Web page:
April 05, 2001, 9:22 AM — After more than a year, Cisco Systems Inc. has finally chosen a single PC client
to support its three VPN (virtual private network) product lines, but it will
take yet another year until the client supports all Cisco VPN equipment.
Cisco VPN Client 3.0 is the chosen software, known as the unified VPN client,
and it will enable remote PCs to dial in to VPNs that are based on any of the
three Cisco VPN product lines. The software is available now, but works only
with the Cisco 3000 series VPN equipment. Within 12 months Cisco VPN Client
3.0 will also work with Cisco IOS-based VPN gear, as well as Cisco 5000 Series
equipment, the company says.
The company wound up with three different clients because its VPN product line
was developed in sections and through acquisitions. The 5000 series gear comes
from the acquisition of Compatible Systems last year and the 3000 series comes
from the purchase of Altiga at the same time. The IOS-based VPN gear uses a
client made by SafeNet (formerly IRE) called Cisco Secure VPN Client, and the
Cisco 5000s use Cisco VPN Client for the 5000 Series.
Cisco VPN Client 3.0 is a modification of the existing 3000 series client.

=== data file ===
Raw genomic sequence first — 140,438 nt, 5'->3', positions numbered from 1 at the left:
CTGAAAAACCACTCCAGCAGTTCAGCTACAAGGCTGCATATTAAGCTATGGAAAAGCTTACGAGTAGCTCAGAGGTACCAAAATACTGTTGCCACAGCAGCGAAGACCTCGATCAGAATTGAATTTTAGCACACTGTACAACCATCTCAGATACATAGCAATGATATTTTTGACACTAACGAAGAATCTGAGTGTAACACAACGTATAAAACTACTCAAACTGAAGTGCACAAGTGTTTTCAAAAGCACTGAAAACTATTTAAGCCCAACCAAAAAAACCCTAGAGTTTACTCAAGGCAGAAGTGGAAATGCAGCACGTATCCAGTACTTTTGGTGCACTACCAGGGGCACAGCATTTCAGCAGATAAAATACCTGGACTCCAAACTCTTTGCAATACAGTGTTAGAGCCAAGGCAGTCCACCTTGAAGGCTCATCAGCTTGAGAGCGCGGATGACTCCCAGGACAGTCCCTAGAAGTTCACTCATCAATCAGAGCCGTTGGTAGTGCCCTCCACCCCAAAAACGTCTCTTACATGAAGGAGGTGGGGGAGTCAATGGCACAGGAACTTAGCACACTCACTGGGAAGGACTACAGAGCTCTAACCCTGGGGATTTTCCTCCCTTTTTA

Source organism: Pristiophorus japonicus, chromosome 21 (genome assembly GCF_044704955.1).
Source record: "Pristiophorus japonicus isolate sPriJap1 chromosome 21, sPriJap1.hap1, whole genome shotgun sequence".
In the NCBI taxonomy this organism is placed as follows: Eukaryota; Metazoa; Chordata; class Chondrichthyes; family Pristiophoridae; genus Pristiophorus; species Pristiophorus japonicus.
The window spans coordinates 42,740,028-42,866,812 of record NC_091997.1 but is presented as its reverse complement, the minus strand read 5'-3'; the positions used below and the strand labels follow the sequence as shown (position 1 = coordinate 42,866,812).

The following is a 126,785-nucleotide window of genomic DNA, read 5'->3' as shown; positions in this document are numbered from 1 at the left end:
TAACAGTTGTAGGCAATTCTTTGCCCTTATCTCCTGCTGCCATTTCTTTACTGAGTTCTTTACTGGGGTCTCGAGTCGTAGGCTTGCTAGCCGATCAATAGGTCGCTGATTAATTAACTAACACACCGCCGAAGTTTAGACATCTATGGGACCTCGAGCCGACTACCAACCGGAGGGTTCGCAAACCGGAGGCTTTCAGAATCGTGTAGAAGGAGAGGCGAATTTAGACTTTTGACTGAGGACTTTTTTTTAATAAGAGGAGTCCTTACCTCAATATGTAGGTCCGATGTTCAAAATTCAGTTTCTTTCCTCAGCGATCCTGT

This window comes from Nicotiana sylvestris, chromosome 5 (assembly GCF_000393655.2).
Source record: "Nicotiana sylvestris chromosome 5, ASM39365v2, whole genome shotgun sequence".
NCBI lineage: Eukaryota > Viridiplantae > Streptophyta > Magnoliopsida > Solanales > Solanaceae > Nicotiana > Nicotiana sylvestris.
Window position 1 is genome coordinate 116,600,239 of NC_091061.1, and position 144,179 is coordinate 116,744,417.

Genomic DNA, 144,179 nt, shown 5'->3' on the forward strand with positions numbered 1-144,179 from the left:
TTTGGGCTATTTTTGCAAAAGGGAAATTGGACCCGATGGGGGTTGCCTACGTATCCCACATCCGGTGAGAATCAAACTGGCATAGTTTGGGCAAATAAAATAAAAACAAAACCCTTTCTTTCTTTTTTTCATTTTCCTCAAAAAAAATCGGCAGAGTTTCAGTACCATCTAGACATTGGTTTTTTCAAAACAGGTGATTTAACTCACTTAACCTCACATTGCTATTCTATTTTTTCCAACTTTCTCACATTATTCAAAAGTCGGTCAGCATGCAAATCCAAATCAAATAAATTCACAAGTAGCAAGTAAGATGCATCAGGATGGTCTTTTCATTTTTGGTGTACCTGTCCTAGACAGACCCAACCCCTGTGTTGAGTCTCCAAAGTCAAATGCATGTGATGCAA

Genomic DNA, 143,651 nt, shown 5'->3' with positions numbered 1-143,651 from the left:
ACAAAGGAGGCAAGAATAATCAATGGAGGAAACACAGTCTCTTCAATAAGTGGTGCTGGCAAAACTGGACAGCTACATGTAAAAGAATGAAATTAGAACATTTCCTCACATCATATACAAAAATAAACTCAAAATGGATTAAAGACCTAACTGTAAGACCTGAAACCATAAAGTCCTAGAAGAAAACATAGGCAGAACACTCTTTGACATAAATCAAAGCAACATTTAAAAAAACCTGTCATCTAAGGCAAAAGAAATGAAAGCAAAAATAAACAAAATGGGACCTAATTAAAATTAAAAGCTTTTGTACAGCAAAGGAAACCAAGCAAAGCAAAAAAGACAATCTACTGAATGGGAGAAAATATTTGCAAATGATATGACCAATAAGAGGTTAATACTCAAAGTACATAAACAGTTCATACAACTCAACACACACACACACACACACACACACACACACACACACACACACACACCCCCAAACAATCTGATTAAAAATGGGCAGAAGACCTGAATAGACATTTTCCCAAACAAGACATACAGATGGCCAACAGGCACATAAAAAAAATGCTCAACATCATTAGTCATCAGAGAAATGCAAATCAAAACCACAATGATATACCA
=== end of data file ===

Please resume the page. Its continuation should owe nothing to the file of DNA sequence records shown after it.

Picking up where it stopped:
It differs in the way it performs some of its functions, but the functions themselves
have not changed. The new version also adds support for Microsoft Windows 2000
VPN features, so the client can successfully connect to VPNs based on Windows
2000 Server VPN capabilities.
Cisco has imbedded VPN Client 3.0 in two appliances designed for small offices.
Both named Cisco 3002, they provide a hardware platform that handles VPN processing,
relieving branch-office PCs from having to do so. The 3002 comes in a dual-Ethernet
model that connects to the WAN router and the LAN behind it, and it comes in
an eight-port Ethernet switch version. The dual-Ethernet switch costs $995 and
the eight-port switch model costs $1,195.
Both these appliances and the client software are manageable from a central
site setting policies such as whether the client can connect to the VPN and
the general Internet at the same time. Also, the remote clients and appliances
can draw from a pool of IP (Internet Protocol) addresses used by the VPN. Policies
set on a Cisco 3000 VPN server, for instance, would be pushed to the remote